Sabor a' Mexico. Delicious mexican food --- some of the best I have ever had. The restaurant was unassuming, in a tiny shop area attached to an auto service shop, but they had a long menu, and Patrick was sold the minute he saw the man grilling meat in front of the restaurant. Total cost: $30.00 for a feast. Incredible place, highly recommended. We only wished they served alcohol. What we ate:

* Queso fundido con hongos - Good gooey cheese with mushrooms, though it wasn't quite as warm and gooey as we would have liked.
* Quesadilla with squash blossoms --- My mouth waters remembering this quesadilla. A small homemade tortilla containing squash blossoms with Oaxaca cheese and a few jalapeno and onion bits was lightly fried so that there was no greasiness, but it was crispy and tender at the same time. Perfection.
* Tamale with poblano and cheese
* Black beans - Creamy and tasty.
* Tacos - Let me start with the really surprising part of this taco ---- $1 for one taco. Yes, I will repeat that: $1 per taco. And these were not Taco Bell tacos. Patrick got two pork tacos with spit fired pork surrounded by pineapple, and two carne asada tacos. He said that they were all excellent, but wished that he had ordered more of the pork.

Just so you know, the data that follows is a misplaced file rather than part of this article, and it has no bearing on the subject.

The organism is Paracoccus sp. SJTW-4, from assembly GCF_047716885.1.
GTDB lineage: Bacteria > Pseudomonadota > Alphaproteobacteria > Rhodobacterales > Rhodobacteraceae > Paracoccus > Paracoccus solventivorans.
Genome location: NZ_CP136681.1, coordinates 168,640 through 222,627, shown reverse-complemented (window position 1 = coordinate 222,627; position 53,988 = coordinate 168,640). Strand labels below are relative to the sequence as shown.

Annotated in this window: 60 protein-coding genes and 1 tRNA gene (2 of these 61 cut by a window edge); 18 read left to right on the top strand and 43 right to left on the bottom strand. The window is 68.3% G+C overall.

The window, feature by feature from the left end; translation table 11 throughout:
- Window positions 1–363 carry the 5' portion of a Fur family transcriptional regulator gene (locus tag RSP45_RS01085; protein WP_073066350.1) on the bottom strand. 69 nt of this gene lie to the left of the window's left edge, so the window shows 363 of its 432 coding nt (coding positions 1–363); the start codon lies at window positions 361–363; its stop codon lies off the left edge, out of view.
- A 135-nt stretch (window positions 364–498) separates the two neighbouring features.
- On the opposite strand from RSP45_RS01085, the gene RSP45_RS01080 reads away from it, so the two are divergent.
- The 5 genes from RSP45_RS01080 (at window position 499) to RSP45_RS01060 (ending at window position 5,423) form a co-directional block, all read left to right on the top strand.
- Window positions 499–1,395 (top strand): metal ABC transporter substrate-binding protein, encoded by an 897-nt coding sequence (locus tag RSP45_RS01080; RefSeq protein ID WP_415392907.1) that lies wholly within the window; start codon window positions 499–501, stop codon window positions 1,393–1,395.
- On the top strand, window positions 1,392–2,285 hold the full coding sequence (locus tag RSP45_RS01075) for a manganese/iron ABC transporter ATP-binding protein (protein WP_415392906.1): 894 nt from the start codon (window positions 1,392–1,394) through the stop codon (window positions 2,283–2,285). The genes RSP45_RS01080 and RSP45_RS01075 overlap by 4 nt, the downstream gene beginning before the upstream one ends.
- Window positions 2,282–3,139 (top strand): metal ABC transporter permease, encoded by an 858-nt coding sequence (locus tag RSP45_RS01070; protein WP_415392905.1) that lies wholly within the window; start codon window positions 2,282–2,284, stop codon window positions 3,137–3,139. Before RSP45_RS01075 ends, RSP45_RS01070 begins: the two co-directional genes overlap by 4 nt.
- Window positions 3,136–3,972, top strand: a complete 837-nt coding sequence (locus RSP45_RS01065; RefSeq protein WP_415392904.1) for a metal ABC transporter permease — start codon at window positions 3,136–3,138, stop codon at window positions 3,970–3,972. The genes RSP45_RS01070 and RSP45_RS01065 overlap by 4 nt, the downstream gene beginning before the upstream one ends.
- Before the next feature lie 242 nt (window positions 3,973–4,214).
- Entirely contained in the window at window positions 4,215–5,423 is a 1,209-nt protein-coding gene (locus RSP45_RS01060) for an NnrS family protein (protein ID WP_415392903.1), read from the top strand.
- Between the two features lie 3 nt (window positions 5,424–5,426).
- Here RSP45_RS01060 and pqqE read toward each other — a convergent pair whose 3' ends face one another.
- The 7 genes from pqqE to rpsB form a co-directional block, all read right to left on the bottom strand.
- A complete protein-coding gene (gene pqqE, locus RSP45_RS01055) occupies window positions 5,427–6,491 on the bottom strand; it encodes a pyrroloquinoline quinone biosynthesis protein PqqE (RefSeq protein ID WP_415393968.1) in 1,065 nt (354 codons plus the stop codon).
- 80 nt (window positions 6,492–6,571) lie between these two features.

* Bisteca with rice and beans
* Salsa - The restaurant has a great salsa bar and we tried all of them. Watch out for one fiery habanero salsa.

Gyu-Kaku: Japanese charcoal barbeque on Restaurant Row. This is an innovative idea, sort of a cross between a Japanese hibachi restaurant and a Korean barbeque. There is a small charcoal barbeque in the center of the table and the waiters bring out seasoned vegetable and meat to grill. Total cost: $80.00. Recommended. Unlike Sabor a' Mexico and Square One, not everything here was perfect, but the hands-on factor makes this a fun dining experience. If this place was in Atlanta, they would be printing money. What we ate: